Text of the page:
03 March 2010

Step Up (2006)

The first in my new running series of dance movie reviews, Step Up was definitely a huge hit, spawning a sequel and grossing $114 million from a budget of twelve million. That's a huge reason there are so many dance movies; they're dirt cheap to make and can rake in the bucks. On with the show.

After a thorough web search through local Target, Circuit City, and Wal-Marts, we were reduced to renting Step Up from Blockbuster. I had to start an account and everything. Time was of the essence because my friend Des, dance critic extraordinaire, was in town and we were settling in for a long weekend of dance movies.

Tagline: "Two dancers. Two worlds. One dream."

1. Plot (6)
About as generic as it gets. Bad boy from the streets trashes the auditorium of a Baltimore school for the arts. After being sentenced to on-site community service, it turns out he can really dance and gets roped into substituting as a partner for the heroine's senior showcase. No surprises anywhere.

2. Can the lead characters dance? (7)
A huge point of contention with me because I don't think Channing Tatum can dance. A lot of people disagree with me here. I'll give Tatum some slack because he's a tall white guy who does have decent rhythm but he's still a weird dancer. Re-watch the opening dance scene, he's totally frenetic and his body is just everywhere and something is just off. He's not a trained dancer (he was a model) obviously but you need to delve into his background to reveal the truth.

His first gig was in Ricky Martin's "She Bangs" video. Did I just watch the entire video and try to pick him out? Yes I did. Unfortunately there's just too many bodies in that video for me to identify anyone. In my defense, I turned the audio off. Aside from that? Tatum's previous dancing experience was as an exotic dancer back home in Tampa, FL. Yes sir, a stripper! That explains so much doesn't it? The reason Tatum got the role was because he's a hunk, not because he was a great dancer. I'll give him a three out of five.

Jenna Dewan has danced with N*Sync, Puff Daddy, Pink, Missy, and was on tour with Janet Jackson during her All For You album and was also in some of the accompanying videos. If you can dance for Janet you can dance for anyone. Plus Des said she has excellent form and technique on all her ballet stuff. Dewan also has incredibly long legs and um, that's not relevant to anything but had to put that out there. Jenna gets a full five stars for her dancing ability.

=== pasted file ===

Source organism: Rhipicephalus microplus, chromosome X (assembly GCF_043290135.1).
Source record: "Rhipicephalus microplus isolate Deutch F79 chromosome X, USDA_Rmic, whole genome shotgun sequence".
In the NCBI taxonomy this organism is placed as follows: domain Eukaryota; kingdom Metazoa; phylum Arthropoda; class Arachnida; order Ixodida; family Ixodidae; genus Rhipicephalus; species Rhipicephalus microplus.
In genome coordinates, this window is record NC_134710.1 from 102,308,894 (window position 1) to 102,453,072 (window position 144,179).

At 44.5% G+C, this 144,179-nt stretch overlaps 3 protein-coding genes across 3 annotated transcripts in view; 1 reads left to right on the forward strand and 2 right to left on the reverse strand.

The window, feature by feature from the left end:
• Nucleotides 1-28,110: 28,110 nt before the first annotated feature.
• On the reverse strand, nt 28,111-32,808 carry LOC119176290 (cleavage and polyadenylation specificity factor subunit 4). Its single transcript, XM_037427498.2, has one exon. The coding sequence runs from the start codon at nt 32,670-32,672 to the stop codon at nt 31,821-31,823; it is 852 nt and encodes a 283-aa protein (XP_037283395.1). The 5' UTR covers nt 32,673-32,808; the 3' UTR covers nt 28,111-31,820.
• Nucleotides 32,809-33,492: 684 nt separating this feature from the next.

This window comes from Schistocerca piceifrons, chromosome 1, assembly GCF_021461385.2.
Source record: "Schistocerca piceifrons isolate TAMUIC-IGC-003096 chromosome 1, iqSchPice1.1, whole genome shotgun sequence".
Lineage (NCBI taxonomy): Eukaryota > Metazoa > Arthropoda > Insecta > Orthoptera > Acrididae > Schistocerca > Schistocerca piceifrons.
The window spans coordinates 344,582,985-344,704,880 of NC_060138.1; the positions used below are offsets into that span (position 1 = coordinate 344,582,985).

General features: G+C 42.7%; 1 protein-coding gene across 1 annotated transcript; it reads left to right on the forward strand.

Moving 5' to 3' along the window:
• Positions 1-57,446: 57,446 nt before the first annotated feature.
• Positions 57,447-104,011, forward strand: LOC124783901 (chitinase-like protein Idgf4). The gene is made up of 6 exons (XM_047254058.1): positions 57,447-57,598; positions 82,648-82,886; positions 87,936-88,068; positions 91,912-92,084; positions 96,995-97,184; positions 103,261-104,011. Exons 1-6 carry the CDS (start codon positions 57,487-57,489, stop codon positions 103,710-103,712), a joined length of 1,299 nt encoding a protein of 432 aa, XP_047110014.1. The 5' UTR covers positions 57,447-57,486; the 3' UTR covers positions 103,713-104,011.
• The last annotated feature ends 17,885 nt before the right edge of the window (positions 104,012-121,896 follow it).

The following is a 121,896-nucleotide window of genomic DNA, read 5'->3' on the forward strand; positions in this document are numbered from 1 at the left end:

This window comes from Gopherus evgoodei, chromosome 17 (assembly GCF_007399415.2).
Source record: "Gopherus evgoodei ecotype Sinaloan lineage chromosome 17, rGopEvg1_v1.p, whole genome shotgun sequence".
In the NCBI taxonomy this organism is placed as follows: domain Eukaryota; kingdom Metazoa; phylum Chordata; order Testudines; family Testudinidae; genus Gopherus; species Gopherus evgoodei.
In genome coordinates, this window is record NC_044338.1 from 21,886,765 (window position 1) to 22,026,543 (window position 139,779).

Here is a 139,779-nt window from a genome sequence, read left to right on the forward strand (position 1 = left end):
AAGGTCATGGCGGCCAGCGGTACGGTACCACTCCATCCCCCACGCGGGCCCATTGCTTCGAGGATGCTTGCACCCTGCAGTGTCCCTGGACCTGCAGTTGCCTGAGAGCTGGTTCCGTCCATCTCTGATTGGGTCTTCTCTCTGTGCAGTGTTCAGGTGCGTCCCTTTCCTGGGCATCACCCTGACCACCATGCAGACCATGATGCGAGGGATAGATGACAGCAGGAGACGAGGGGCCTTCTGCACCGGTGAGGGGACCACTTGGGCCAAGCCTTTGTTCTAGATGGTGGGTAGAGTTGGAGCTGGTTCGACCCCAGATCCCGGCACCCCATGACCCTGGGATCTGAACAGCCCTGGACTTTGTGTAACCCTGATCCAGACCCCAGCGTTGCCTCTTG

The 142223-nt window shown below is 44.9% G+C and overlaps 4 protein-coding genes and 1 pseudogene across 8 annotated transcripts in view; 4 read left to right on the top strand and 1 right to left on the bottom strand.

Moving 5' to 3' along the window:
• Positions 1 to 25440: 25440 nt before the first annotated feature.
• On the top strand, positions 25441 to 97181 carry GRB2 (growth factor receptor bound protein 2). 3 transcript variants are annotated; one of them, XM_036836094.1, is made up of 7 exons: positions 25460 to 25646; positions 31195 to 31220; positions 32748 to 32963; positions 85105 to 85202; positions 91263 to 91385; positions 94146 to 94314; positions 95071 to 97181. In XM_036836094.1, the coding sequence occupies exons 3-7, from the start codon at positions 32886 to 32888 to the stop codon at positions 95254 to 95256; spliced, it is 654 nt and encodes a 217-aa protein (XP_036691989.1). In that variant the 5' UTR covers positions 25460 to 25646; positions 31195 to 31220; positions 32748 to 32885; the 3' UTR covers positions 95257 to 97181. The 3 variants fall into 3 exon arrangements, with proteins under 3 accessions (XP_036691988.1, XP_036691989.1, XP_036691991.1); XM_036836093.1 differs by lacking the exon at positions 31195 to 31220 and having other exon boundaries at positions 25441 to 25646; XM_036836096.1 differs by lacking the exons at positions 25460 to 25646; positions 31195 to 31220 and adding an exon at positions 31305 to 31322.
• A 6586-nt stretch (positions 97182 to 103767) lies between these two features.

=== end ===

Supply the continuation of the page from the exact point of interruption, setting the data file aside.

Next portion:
3. How're the dance scenes? (5)
For a dance movie, Step Up has very few dance scenes. The dance studio is a prominent setting but most of the time you only see people practicing, Tatum trying to get the unfamiliar non-hip hop moves, and people falling or hurting themselves. Most of the dance scenes aren't very long or impressive, aside from the ending bit, which was legitimately quite good.

Best scene? I actually liked it best when they all go to a club and then everyone breaks out into a choreographed group thing, plus a guys versus girls call and response part. Channing has a solo, Jenna gets to break out of her dancing tights, and the line dance bit looks like a tremendous amount of fun. Here's the video.

4. How's the love story? (10)
Considering Jenna is now "Jenna Dewan-Tatum," you could say this is the best romantic pairing in dance movie history. The two leads met on the set of Step Up, started dating, and got married in 2009. In the world of the movie, Jenna and Channing are also a good match, since their chemistry is believable, her soon to be ex-boyfriend is an egotistic dick, and they would definitely fall in love just like in real life.

5. Rate the sidekicks (5)
The "Hey, I got a black friend..." section. Dewan's best friend is an Aaliyah-esque singer and dancer. Tatum's two friends are a pair of brothers from the mean streets. The join him in attending parties, stealing cars, and playing basketball. Yawn. Channing's best friend at the school for the arts is Mario, real life R&B singer, and fictional aspiring music producer.

So it's two white leads surrounded by four black people. I'm surprised there wasn't even a hat tip for a saucy Latino or a wise cracking Asian. The sidekicks are generic and ultimately forgettable. The only higher than average mark goes to Lucy, Dewan's friend, who is understated and not full of hair tossing attitude, which makes her a bit unique in the genre.